National Paedomorphosis: U.K. Progenesis, U.S. Neoteny
ARTHUR B. LAFFER
The United Kingdom's version of the supply-side revolution is "in a pickle" to say the least. High interest rates and high inflation seem in the eyes of British voters to have more than offset the euphoria of lower taxes. Margaret Thatcher, now serving her fourth term as Prime Minister, can still pull it out, but, to date, she doesn't seem to have any intention of doing so.
The most recent data for the United Kingdom show just how serious is the plight for Thatcher. British gilts have a yield a smidgeon below 10 percent as compared to long-term Treasury bond yields in the United States of a little less than 8 percent. Short-term Treasury securities in the United Kingdom are yielding about 14 percent whereas their U.S. counterparts have a yield less than 8 percent. Individual consumer loans in the United Kingdom cost as much as 22 percent annually. The British pound has been soft against the U.S. dollar of late and has been holding its own against other European currencies. U.K. inflation is high and rising.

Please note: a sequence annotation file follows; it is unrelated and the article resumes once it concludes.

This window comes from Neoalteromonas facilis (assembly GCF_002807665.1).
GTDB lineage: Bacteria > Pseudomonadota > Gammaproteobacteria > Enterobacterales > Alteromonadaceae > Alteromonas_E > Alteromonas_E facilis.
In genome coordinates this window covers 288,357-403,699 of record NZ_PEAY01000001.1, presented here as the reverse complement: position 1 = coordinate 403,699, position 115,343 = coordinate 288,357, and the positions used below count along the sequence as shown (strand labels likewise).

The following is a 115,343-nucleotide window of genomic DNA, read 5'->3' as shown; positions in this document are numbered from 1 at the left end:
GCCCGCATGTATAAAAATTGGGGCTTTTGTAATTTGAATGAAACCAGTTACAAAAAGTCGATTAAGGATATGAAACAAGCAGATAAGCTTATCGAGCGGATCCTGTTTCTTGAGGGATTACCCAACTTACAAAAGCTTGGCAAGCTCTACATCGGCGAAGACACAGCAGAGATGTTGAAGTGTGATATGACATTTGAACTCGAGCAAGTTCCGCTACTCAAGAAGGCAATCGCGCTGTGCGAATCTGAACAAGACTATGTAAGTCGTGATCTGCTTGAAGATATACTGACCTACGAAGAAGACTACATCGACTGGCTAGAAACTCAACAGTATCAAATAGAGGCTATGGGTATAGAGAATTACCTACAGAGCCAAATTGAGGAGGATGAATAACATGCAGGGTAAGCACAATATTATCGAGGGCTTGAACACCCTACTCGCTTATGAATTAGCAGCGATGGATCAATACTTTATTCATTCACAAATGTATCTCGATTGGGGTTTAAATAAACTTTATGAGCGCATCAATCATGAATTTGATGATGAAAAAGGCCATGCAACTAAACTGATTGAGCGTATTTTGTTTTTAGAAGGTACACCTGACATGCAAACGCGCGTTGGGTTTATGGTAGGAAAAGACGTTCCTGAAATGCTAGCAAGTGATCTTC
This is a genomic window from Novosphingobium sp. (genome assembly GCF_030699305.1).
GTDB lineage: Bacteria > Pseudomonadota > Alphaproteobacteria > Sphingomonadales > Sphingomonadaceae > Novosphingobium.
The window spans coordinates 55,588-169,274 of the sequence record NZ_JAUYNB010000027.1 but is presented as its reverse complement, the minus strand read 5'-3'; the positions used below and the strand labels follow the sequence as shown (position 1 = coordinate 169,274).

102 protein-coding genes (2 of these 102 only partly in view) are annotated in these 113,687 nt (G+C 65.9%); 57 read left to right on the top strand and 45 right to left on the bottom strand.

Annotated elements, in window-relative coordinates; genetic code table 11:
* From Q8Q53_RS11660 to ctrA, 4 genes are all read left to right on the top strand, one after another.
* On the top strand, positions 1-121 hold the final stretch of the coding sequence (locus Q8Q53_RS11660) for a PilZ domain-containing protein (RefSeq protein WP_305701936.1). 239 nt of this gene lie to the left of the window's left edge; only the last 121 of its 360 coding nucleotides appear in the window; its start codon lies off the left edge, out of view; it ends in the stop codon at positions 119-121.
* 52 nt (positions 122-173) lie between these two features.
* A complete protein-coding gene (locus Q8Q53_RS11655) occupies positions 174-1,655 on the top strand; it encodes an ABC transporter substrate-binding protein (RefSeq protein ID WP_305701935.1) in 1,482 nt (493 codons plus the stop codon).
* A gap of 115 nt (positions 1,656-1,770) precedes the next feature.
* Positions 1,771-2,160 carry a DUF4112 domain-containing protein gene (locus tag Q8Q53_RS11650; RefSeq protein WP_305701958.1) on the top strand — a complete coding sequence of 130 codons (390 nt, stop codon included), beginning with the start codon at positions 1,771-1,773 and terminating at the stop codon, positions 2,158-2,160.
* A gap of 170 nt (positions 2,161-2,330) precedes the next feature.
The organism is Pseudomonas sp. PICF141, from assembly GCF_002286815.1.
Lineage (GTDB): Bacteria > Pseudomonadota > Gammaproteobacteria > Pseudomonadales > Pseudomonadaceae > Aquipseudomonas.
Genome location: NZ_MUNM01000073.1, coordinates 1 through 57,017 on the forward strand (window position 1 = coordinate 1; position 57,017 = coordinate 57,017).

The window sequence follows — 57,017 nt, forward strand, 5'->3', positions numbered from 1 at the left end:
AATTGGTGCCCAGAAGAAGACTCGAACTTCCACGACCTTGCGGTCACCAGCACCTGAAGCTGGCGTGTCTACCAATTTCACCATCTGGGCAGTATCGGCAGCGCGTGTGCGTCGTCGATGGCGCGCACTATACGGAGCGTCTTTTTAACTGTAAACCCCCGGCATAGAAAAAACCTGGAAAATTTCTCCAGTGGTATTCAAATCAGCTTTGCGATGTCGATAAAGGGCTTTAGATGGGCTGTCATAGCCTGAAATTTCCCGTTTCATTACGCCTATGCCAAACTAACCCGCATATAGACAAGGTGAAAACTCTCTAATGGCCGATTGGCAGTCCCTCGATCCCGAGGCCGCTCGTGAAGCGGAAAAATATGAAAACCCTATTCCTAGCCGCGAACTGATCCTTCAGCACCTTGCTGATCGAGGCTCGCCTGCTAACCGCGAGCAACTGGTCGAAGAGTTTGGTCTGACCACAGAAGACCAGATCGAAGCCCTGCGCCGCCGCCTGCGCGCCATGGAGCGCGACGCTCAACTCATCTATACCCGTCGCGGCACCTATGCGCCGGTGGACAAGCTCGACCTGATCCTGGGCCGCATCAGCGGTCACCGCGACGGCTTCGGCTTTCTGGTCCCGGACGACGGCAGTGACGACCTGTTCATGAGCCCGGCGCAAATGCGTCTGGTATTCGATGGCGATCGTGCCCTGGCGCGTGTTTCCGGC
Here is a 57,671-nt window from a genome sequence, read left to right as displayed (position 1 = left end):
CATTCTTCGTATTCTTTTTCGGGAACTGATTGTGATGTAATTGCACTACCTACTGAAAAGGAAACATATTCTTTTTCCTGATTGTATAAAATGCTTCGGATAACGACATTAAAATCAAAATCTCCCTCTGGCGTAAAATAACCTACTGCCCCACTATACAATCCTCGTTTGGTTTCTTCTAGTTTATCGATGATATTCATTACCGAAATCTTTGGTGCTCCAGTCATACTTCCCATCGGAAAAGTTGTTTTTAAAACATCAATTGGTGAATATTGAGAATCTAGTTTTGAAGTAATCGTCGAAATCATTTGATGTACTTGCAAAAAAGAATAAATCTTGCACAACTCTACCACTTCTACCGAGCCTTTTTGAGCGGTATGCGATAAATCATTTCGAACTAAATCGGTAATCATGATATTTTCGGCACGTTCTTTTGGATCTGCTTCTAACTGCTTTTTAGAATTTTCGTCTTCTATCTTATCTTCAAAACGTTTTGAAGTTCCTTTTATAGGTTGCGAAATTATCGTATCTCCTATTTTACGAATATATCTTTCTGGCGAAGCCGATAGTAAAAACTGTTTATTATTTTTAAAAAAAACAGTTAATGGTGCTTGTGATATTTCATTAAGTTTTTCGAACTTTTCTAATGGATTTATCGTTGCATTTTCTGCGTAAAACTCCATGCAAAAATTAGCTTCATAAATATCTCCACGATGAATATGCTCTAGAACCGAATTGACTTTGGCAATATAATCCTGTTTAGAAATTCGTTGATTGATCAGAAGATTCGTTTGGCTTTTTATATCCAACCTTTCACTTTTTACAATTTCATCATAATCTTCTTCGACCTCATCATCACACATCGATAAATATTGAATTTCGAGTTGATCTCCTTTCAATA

The Labour party has been bolstered by the virtual demise of all third parties. These third parties had siphoned votes away from Labour in early elections. In addition, Labour, under the stewardship of Neil Kinnock, appears and probably is somewhat less radical than it has been heretofore. No longer does the articulate Fabian socialist Wedgwood Benn hold sway. And Michael Foote is also out of the picture. Labour, while still far to the left, does not appear nearly so dogmatic to the average U.K. voter.
Lastly, and probably illogically, people are simply tired of the sameness and